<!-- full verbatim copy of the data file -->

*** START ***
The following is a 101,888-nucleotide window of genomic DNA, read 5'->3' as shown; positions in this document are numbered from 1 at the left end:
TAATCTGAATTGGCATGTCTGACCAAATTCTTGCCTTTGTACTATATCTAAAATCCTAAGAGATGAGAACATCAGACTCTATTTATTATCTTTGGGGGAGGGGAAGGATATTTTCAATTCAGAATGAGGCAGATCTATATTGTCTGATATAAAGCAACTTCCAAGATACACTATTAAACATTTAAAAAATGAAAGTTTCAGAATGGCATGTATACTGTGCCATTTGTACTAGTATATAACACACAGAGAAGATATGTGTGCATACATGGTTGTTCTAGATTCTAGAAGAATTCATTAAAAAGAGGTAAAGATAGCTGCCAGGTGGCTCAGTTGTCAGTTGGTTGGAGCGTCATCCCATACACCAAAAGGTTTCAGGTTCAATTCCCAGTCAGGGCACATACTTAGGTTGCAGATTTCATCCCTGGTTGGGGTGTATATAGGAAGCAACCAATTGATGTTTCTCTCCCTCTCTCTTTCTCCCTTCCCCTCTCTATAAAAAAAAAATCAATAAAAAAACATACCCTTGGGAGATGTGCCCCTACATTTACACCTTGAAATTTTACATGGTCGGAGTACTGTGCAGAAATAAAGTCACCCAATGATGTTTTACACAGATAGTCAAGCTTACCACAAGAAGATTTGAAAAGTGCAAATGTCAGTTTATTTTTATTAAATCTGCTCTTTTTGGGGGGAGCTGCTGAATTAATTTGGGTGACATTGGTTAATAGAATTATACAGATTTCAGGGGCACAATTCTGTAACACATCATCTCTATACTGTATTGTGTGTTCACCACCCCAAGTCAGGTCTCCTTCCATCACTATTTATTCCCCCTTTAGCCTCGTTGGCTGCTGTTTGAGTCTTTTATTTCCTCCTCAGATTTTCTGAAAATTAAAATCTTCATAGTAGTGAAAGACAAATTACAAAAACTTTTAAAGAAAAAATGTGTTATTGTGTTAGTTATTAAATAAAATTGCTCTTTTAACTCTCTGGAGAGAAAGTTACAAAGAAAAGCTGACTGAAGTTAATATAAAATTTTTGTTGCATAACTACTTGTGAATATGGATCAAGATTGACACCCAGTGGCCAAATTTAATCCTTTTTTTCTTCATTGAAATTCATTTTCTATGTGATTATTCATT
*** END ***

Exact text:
The following is a 101,888-nucleotide window of genomic DNA, read 5'->3' as shown; positions in this document are numbered from 1 at the left end:
TAATCTGAATTGGCATGTCTGACCAAATTCTTGCCTTTGTACTATATCTAAAATCCTAAGAGATGAGAACATCAGACTCTATTTATTATCTTTGGGGGAGGGGAAGGATATTTTCAATTCAGAATGAGGCAGATCTATATTGTCTGATATAAAGCAACTTCCAAGATACACTATTAAACATTTAAAAAATGAAAGTTTCAGAATGGCATGTATACTGTGCCATTTGTACTAGTATATAACACACAGAGAAGATATGTGTGCATACATGGTTGTTCTAGATTCTAGAAGAATTCATTAAAAAGAGGTAAAGATAGCTGCCAGGTGGCTCAGTTGTCAGTTGGTTGGAGCGTCATCCCATACACCAAAAGGTTTCAGGTTCAATTCCCAGTCAGGGCACATACTTAGGTTGCAGATTTCATCCCTGGTTGGGGTGTATATAGGAAGCAACCAATTGATGTTTCTCTCCCTCTCTCTTTCTCCCTTCCCCTCTCTATAAAAAAAAAATCAATAAAAAAACATACCCTTGGGAGATGTGCCCCTACATTTACACCTTGAAATTTTACATGGTCGGAGTACTGTGCAGAAATAAAGTCACCCAATGATGTTTTACACAGATAGTCAAGCTTACCACAAGAAGATTTGAAAAGTGCAAATGTCAGTTTATTTTTATTAAATCTGCTCTTTTTGGGGGGAGCTGCTGAATTAATTTGGGTGACATTGGTTAATAGAATTATACAGATTTCAGGGGCACAATTCTGTAACACATCATCTCTATACTGTATTGTGTGTTCACCACCCCAAGTCAGGTCTCCTTCCATCACTATTTATTCCCCCTTTAGCCTCGTTGGCTGCTGTTTGAGTCTTTTATTTCCTCCTCAGATTTTCTGAAAATTAAAATCTTCATAGTAGTGAAAGACAAATTACAAAAACTTTTAAAGAAAAAATGTGTTATTGTGTTAGTTATTAAATAAAATTGCTCTTTTAACTCTCTGGAGAGAAAGTTACAAAGAAAAGCTGACTGAAGTTAATATAAAATTTTTGTTGCATAACTACTTGTGAATATGGATCAAGATTGACACCCAGTGGCCAAATTTAATCCTTTTTTTCTTCATTGAAATTCATTTTCTATGTGATTATTCATT